Remains of decapitated toads found in a jar in a 4,000-year-old tomb
Why were decapitated toads placed in a jar in a 4,000-year-old tomb in Jerusalem? Fascinating findings from an Israel Antiquities Authority excavation near the Jerusalem Biblical Zoo shed light on burial customs in the Canaanite period (the Middle Bronze Age). The archaeological excavation, which took place in 2014 with funding from the Housing Ministry (the Arim Urban Development Company) prior to the expansion of the Mana?at neighborhood, yielded the remains of at least nine toads, and evidence of the cultivation of date palms and myrtle in the area.
In the new research, to be presented for the first time at the conference “New Studies in the Archaeology of Jerusalem and its Region,” remains that were found in vessels placed in the tomb as funerary offerings were examined. The examination, using advanced scientific methods, was a cooperative effort among various academic institutions, led by Shua Kisilevitz and Zohar Turgeman-Yaffe of the Israel Antiquities Authority, with Dr. Dafna Langgut of Tel Aviv’s Institute of Archaeology and Steinhardt Museum of Natural History, Dr. Lior Weisbrod of the Zinman Institute of Archaeology at the University of Haifa, Dr. David Ilan, director of the Nelson Glueck School of Biblical Archaeology at the Hebrew Union College and Nathan Ben-Ari of the Israel Antiquities Authority.
According to the excavation directors on behalf of the Israel Antiquities Authority, Shua Kisilevitz and Zohar Turgeman-Yaffe: “This section of the Nahal Repha’im basin was fertile ground for settlement throughout time, especially during the Canaanite period. In recent years excavations in the area have uncovered two settlement sites, two temples and a number of cemeteries, which provide new insight into the life of the local population at that time.” According to Kisilevitz and Turgeman-Yaffe: “For an archaeologist, finding tombs that were intentionally sealed in antiquity is a priceless treasure, because they are a time capsule that allows us to encounter objects almost just as they were originally left. At that time, it was customary to bury the dead with offerings that constituted a kind of “burial kit,” which, it was believed, would serve the deceased in the afterworld.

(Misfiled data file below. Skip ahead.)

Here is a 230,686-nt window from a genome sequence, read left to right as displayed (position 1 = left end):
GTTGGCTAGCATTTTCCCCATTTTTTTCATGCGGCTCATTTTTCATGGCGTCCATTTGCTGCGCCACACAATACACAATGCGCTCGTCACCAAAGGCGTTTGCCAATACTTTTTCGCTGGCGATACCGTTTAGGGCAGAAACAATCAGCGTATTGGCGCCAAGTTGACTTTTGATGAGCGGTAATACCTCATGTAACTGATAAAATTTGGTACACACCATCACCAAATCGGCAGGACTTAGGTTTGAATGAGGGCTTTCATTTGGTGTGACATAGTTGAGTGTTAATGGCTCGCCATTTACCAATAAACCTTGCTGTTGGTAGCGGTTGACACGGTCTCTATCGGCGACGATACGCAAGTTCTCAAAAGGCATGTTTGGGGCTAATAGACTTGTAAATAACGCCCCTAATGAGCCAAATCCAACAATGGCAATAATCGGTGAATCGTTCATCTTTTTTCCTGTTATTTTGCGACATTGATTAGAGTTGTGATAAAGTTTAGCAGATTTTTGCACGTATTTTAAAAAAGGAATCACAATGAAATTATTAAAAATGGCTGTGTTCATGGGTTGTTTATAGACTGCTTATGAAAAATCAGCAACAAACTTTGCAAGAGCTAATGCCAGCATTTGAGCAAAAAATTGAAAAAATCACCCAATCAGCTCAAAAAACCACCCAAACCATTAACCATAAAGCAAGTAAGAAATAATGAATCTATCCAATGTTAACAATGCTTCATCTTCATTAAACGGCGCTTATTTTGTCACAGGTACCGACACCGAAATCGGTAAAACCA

When we removed the stone that blocked the tomb opening, we were excited to discover intact bowls and jars. In one of the jars, to our surprise, we found a heap of small bones. The study of the bones, by Dr. Lior Weisbrod of the University of Haifa, revealed at least nine toads. Interestingly, they had been decapitated.” Another intriguing finding came to light through analysis of sediments collected from the clay jars and examined under a microscope.
The examination, by Dr. Dafna Langgut of Tel Aviv University, revealed that shortly before the vessels were placed in the tomb, they came into contact with various plants including date palms and myrtle bushes. This fact is interesting because this is not the natural habitat for those species, and they therefore seem to have been planted here intentionally.
According to Dr. Langgut, in this period the date palm symbolized fertility and rejuvenation, which could explain why the ancients cultivated the trees in this environment, where they do not grow naturally. According to the scholars, these plants may have been part of an orchard planted in an area where funeral rituals were held, during which offerings of food and objects were made to the deceased. The scholars surmise that the jar with the headless toads was among these offerings.
The research will be presented for the first time on Thursday, October 18, at the conference “New Studies in the Archaeology of Jerusalem and its Region,” open to the public, at the Hebrew University of Jerusalem.